“Anything that affects the supply chain is obviously not a great thing,” said Kristan Porter, president of the Maine Lobstermen’s Association. “The lobstermen obviously are concerned with trade and where they go.”

The value of China’s American lobster imports grew from $108.3 million in 2016 to $142.4 million last year. The country barely imported any American lobster a decade ago.

China and the U.S. are major seafood trading partners beyond just lobster, and the new tariffs would apply to dozens of products that China imports from the U.S., including salmon, tuna and crab. The U.S. imported more than $2.7 billion in Chinese seafood last year, and the U.S. exported more than $1.3 billion to China.

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Trump OKs Plan to Impose Tariffs on Billions in Chinese Goods

President Donald Trump has approved a plan to impose punishing tariffs on tens of billions of dollars worth of Chinese goods as early as Friday, a move that could put his trade policies on a collision course with his push to rid the Korean Peninsula of nuclear weapons.

Trump has long vowed to fulfill his campaign pledge to clamp down on what he considers unfair Chinese trading practices. But his calls for billions in tariffs could complicate his efforts to maintain China’s support in his negotiations with North Korea.

Trump met Thursday with several Cabinet members and trade advisers and was expected to impose tariffs on at least $35 billion to $40 billion of Chinese imports, according to an industry official and an administration official familiar with the plans. The amount of goods could reach $55 billion, said the industry official. The officials spoke on condition of anonymity in order to discuss the matter ahead of a formal announcement.

Stage set for retaliation

If the president presses forward as expected, it could set the stage for a series of trade actions against China and lead to retaliation from Beijing. Trump has already slapped tariffs on steel and aluminum imports from Canada, Mexico and European allies, and his proposed tariffs against China risk starting a trade war involving the world’s two biggest economies.

The decision on the Chinese tariffs comes in the aftermath of Trump’s summit with North Korean leader Kim Jong Un. The president has coordinated closely with China on efforts to get Pyongyang to eliminate its nuclear arsenal. But he signaled that whatever the implications, “I have to do what I have to do” to address the trade imbalance.

Trump, in his press conference in Singapore on Tuesday, said the U.S. has a “tremendous deficit in trade with China and we have to do something about it. We can’t continue to let that happen.” The U.S. trade deficit with China was $336 billion in 2017.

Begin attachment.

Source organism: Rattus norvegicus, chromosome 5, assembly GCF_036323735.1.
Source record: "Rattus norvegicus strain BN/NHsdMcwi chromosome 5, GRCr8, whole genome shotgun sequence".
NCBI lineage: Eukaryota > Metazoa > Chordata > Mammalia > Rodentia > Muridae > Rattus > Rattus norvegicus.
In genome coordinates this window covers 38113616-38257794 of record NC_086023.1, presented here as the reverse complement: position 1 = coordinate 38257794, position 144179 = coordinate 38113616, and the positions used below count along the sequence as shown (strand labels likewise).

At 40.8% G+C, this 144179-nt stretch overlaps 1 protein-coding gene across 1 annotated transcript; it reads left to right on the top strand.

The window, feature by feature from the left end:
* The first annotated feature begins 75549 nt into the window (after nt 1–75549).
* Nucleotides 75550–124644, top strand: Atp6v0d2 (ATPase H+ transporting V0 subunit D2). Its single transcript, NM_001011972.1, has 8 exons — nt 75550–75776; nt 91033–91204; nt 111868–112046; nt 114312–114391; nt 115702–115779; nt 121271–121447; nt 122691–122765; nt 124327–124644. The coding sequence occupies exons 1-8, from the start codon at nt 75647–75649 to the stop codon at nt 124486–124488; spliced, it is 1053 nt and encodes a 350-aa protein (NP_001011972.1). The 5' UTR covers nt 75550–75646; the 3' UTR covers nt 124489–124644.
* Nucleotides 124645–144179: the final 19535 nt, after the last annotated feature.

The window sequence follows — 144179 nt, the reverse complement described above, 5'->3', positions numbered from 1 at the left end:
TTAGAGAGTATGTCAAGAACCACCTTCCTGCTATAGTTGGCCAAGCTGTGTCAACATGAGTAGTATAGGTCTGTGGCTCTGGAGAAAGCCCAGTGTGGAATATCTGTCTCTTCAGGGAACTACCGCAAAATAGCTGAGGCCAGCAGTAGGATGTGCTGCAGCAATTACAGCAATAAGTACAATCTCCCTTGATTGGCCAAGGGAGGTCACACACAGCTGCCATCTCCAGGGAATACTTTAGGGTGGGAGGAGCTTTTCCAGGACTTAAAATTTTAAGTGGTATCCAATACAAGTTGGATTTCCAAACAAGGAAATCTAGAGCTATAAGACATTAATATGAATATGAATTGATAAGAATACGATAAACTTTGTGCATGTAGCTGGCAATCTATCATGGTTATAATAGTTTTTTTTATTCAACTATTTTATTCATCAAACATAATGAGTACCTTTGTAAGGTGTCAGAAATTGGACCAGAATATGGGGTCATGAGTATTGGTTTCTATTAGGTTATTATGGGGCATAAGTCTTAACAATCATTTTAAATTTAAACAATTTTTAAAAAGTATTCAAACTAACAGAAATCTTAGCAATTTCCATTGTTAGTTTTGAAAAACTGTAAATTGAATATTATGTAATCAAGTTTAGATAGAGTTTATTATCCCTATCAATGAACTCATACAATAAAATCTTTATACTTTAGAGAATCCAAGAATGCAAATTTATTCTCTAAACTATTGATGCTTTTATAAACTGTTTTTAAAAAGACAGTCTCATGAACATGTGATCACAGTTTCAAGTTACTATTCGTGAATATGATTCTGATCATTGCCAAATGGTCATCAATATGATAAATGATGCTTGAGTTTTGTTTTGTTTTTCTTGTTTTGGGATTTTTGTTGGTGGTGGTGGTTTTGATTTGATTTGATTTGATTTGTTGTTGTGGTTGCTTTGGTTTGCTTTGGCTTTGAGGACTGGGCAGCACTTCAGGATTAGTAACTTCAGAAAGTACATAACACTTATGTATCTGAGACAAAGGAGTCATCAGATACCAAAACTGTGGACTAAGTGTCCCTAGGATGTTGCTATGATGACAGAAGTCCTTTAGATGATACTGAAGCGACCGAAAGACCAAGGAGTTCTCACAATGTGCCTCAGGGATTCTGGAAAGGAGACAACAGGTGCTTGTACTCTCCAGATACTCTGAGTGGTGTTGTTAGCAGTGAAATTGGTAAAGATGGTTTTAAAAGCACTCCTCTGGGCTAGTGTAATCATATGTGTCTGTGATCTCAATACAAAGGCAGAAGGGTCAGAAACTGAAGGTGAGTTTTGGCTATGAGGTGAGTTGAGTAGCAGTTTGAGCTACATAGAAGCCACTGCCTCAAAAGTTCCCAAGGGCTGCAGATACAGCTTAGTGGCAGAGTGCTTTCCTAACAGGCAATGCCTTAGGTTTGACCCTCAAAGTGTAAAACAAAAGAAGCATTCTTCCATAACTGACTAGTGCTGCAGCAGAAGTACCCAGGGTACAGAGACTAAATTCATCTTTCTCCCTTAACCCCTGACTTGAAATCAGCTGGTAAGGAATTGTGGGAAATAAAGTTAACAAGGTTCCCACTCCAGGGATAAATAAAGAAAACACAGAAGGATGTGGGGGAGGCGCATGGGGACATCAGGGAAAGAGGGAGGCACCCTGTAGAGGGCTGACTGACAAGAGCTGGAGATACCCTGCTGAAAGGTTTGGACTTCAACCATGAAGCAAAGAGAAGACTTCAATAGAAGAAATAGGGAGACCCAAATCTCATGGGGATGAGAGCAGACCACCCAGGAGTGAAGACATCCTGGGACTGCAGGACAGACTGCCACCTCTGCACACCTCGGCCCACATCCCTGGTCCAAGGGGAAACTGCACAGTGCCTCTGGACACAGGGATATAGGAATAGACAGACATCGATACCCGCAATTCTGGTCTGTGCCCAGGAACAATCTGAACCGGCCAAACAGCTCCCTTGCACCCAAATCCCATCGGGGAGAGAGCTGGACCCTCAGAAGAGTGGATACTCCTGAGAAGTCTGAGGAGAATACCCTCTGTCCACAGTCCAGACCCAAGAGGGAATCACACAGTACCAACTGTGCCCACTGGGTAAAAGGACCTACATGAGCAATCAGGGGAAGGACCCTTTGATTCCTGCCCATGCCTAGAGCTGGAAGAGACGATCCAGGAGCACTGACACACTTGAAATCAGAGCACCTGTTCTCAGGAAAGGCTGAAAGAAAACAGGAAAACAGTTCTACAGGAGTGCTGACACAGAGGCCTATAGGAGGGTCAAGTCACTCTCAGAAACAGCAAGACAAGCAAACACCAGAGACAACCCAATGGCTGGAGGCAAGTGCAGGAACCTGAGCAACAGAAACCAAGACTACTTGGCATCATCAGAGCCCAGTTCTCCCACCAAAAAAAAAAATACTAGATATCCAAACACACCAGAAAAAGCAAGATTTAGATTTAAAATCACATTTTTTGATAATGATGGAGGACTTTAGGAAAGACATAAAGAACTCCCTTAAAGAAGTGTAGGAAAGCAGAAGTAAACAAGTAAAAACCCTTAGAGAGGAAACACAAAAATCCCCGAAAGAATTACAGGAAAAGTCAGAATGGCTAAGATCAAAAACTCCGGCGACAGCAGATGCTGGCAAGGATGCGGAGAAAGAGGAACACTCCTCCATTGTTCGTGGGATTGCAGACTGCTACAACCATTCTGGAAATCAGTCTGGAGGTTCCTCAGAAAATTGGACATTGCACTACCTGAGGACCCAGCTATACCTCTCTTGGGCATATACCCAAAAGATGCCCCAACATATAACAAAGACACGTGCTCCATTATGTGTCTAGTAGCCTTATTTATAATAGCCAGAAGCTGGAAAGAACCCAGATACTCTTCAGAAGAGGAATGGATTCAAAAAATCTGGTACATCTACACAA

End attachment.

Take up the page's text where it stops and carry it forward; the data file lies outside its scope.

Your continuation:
Administration officials have signaled support for imposing the tariffs in a dispute over allegations that Beijing steals or pressures foreign companies to hand over technology, according to officials briefed on the plans. China has targeted $50 billion in U.S. products for potential retaliation.

​Pompeo in China

Secretary of State Mike Pompeo raised the trade issue directly with China Thursday, when he met in Beijing with President Xi Jinping and other officials, the State Department said. Officials would not say whether Pompeo explicitly informed the Chinese that the tariffs would be coming imminently.

“I stressed how important it is for President Trump to rectify that situation so that trade becomes more balanced, more reciprocal and more fair, with the opportunity to have American workers be treated fairly,” Pompeo said Thursday during a joint news conference with Foreign Minister Wang Yi.

Wall Street has viewed the escalating trade tensions with wariness, fearful that they could strangle the economic growth achieved during Trump’s watch and undermine the benefits of the tax cuts he signed into law last year.

“If you end up with a tariff battle, you will end up with price inflation, and you could end up with consumer debt. Those are all historic ingredients for an economic slowdown,” Gary Cohn, Trump’s former top economic adviser, said at an event sponsored by The Washington Post.

Bannon: Trump economic message

But Steve Bannon, Trump’s former White House and campaign adviser, said the crackdown on China’s trade practices was “the central part of Trump’s economic nationalist message. His fundamental commitment to the ‘deplorables’ on the campaign trail was that he was going to bring manufacturing jobs back, particularly from Asia.”

In the trade fight, Bannon said, Trump has converted three major tools that “the American elites considered off the table” — namely, the use of tariffs, the technology investigation of China and penalties on Chinese telecom giant ZTE.

“That’s what has gotten us to the situation today where the Chinese are actually at the table,” Bannon said. “It’s really not just tariffs, it’s tariffs on a scale never before considered.”

Chinese counterpunch

The Chinese have threatened to counterpunch if the president goes ahead with the plan. Chinese officials have said they would drop agreements reached last month to buy more U.S. soybeans, natural gas and other products.

“We made clear that if the U.S. rolls out trade sanctions, including the imposition of tariffs, all outcomes reached by the two sides in terms of trade and economy will not come into effect,” foreign ministry spokesman Geng Shuang said Thursday.